I want to see what nodes exist under a certain domain from within the domain. Short of querying every valid ip address within that domain, is there a way to get all records/map the network?


Typically zone transfers are denied if the server is properly configured. You can do a zone transfer via dig:

dig @ domain.com. AXFR

You can also use nslookup:

nslookup -query=AXFR domain.com

If you are not the administrator, you might be better off contacting your IT department for further details.


As warner mentioned (that's becoming familiar), zone transfers are othen denied for security reasons. If the name servers aren't something you have access to you can attempt to discover the most common subdomains of a given domain using one of the popular DNS bruteforce scripts. They work by performing DNS requests against a local nameserver using a user supplied dictionary list. Dictionary lists exist solely for this purpose.

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WS-DNS-BFX is one such script (perl and threaded I believe).

  • ah. Ultimately I'm trying to figure out a way to 'bounce' packets around a network to search for services that are not advertised and don't have a fixed location. I don't want to flood my network, though, so brute-force isn't the best option. – Ritwik Bose Mar 1 '10 at 20:08
  • Do you have access to the DHCP server logs? You can use the lease table to determine which IPs should be further scanned with nmap for whatever services your looking for. You can also scan a network for bonjour,avahi,zeroconf. As well as just nmap the whole subnet(this can be done slow or fast). If it's a flat network you can just iterate through all the IPs doing arp lookups to discover hosts to further scan. Your initial post made it seem like it was limited to a specific domain name, not network. The most obvious tool that comes to mind is nmap with the "-PN" switch for starters. nmap.org – CarpeNoctem Mar 2 '10 at 2:16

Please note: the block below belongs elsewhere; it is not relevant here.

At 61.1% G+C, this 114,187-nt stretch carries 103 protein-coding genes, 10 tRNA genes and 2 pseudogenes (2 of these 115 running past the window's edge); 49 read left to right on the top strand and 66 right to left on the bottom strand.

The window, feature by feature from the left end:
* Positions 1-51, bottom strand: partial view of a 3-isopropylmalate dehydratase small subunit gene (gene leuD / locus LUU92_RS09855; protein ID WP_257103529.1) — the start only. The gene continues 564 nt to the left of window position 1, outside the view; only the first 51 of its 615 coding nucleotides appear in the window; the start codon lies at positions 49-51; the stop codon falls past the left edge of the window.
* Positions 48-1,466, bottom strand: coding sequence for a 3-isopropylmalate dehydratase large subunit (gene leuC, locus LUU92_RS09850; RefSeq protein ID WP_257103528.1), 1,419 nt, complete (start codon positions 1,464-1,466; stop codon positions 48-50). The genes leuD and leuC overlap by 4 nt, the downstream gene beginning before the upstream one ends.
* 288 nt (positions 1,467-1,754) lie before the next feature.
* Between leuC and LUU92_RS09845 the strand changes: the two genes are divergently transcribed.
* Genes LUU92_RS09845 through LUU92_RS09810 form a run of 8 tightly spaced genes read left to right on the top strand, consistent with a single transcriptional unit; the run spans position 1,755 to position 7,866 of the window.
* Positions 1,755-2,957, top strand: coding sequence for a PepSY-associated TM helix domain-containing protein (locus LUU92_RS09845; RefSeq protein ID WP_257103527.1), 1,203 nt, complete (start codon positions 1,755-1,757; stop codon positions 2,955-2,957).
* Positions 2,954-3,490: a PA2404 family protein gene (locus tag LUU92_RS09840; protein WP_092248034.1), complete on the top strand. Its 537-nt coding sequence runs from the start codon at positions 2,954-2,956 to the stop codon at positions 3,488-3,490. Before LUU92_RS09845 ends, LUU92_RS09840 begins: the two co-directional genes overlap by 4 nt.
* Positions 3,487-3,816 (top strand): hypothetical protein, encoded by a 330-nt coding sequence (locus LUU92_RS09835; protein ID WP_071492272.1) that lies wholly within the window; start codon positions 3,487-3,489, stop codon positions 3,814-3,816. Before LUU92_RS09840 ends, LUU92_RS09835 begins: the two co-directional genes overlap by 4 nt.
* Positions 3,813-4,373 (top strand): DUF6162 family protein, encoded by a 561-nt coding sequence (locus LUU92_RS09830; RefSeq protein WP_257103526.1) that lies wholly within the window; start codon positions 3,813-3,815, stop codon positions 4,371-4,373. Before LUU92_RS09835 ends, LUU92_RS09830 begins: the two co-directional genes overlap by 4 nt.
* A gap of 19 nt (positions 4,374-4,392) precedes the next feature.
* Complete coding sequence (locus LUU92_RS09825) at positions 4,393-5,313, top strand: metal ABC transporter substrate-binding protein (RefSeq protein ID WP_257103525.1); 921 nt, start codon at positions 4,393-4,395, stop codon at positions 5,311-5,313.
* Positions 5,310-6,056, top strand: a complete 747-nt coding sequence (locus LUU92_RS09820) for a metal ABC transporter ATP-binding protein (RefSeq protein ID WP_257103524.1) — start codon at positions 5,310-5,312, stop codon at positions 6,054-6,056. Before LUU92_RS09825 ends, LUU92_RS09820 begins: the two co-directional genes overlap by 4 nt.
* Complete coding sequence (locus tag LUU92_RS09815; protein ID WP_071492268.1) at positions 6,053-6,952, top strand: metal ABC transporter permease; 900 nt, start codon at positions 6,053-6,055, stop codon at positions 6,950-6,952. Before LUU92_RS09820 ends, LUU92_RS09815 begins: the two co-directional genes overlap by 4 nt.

Using the nslookup command that @warner provided above, I was not able to retrieve the records that I was looking for.

Based on some answers from this post, I was able to retrieve them using nslookup in interactive mode.

$ nslookup
> ls -d mydomain.com

I also found an alternative to the dig command here.

host -l mydomain.com

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